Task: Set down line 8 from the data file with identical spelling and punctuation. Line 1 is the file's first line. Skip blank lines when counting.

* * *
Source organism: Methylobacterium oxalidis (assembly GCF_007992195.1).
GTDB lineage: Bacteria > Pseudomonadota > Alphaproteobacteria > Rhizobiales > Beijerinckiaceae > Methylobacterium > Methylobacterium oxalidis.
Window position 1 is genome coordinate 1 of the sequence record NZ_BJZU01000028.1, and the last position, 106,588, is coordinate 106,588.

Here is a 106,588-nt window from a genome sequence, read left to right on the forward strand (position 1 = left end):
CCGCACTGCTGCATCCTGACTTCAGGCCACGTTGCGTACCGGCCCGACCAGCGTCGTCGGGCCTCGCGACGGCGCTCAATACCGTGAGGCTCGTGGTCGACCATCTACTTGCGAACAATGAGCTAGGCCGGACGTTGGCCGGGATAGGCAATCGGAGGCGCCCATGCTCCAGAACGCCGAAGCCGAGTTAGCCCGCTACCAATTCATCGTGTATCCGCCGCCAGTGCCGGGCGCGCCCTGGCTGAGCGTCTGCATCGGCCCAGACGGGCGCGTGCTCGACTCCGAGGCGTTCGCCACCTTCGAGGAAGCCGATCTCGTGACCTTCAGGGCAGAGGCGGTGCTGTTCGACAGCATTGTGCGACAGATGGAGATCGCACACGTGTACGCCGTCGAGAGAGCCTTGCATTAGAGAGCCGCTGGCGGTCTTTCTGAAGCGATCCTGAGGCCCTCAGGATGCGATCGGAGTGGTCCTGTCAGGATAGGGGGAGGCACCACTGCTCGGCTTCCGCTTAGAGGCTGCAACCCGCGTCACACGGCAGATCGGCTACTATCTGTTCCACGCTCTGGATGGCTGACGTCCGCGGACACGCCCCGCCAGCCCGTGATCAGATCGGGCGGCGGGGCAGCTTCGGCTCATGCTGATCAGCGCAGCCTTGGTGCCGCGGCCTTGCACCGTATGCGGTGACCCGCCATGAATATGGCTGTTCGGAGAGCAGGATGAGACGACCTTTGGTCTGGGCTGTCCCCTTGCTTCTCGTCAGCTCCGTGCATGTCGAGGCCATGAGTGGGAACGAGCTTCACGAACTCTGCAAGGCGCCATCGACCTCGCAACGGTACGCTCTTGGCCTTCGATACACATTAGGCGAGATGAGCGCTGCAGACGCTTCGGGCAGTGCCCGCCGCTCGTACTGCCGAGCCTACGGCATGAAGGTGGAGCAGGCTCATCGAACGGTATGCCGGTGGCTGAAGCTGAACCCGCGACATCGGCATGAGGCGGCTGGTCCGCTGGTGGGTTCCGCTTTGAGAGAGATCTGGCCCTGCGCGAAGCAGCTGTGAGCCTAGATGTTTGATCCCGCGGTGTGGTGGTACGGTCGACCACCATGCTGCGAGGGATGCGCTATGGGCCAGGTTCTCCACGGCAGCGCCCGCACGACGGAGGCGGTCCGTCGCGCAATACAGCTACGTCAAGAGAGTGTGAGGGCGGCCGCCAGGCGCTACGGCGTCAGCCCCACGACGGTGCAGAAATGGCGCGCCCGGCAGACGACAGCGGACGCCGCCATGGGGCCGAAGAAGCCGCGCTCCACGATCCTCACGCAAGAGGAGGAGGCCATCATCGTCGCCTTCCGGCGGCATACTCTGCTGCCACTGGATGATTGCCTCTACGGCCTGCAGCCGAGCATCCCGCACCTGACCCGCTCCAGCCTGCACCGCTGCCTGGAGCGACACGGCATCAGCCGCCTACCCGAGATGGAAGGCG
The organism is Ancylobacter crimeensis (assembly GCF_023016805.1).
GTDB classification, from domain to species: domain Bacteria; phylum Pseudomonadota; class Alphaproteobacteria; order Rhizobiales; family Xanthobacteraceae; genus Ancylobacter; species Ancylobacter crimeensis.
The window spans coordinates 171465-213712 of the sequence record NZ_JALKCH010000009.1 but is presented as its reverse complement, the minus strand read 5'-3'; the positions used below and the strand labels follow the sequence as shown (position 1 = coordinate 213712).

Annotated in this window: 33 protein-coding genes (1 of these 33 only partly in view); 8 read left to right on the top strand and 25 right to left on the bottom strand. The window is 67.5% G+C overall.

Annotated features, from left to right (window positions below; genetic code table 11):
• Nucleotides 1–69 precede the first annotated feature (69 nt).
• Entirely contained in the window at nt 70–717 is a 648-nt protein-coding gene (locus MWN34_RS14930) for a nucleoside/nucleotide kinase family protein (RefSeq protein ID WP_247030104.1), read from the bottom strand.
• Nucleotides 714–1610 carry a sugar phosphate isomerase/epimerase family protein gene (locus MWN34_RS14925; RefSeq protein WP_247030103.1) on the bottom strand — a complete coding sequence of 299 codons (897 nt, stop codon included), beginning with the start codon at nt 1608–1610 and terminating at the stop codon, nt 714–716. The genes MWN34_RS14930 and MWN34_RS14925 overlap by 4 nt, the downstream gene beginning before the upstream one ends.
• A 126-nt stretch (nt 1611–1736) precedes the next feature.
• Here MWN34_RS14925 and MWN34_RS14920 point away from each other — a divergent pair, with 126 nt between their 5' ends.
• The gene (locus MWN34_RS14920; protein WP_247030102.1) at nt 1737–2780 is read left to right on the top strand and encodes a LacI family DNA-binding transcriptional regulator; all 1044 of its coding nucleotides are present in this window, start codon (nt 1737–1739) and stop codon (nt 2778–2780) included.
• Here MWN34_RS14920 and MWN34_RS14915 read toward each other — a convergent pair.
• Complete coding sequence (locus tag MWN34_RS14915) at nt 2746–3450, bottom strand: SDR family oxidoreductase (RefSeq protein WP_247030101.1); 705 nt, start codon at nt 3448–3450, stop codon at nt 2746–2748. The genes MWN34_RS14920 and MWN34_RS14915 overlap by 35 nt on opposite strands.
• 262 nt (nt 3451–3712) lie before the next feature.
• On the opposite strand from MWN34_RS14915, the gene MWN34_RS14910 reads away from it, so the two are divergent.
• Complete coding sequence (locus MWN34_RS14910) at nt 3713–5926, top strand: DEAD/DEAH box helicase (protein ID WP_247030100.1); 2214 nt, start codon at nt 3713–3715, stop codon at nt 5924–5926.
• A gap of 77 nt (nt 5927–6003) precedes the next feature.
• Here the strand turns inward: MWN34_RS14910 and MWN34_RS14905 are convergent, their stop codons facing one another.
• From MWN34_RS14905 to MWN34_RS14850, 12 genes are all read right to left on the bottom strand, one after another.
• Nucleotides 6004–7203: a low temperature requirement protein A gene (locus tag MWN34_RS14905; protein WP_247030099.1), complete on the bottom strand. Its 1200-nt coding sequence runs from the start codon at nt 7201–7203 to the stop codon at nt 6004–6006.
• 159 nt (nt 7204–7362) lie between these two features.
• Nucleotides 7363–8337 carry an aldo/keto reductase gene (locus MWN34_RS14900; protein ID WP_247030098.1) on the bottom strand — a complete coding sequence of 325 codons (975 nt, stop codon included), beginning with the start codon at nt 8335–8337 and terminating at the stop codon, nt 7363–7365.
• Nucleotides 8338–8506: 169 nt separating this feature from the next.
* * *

The window spans coordinates 171465-213712 of the sequence record NZ_JALKCH010000009.1 but is presented as its reverse complement, the minus strand read 5'-3'; the positions used below and the strand labels follow the sequence as shown (position 1 = coordinate 213712).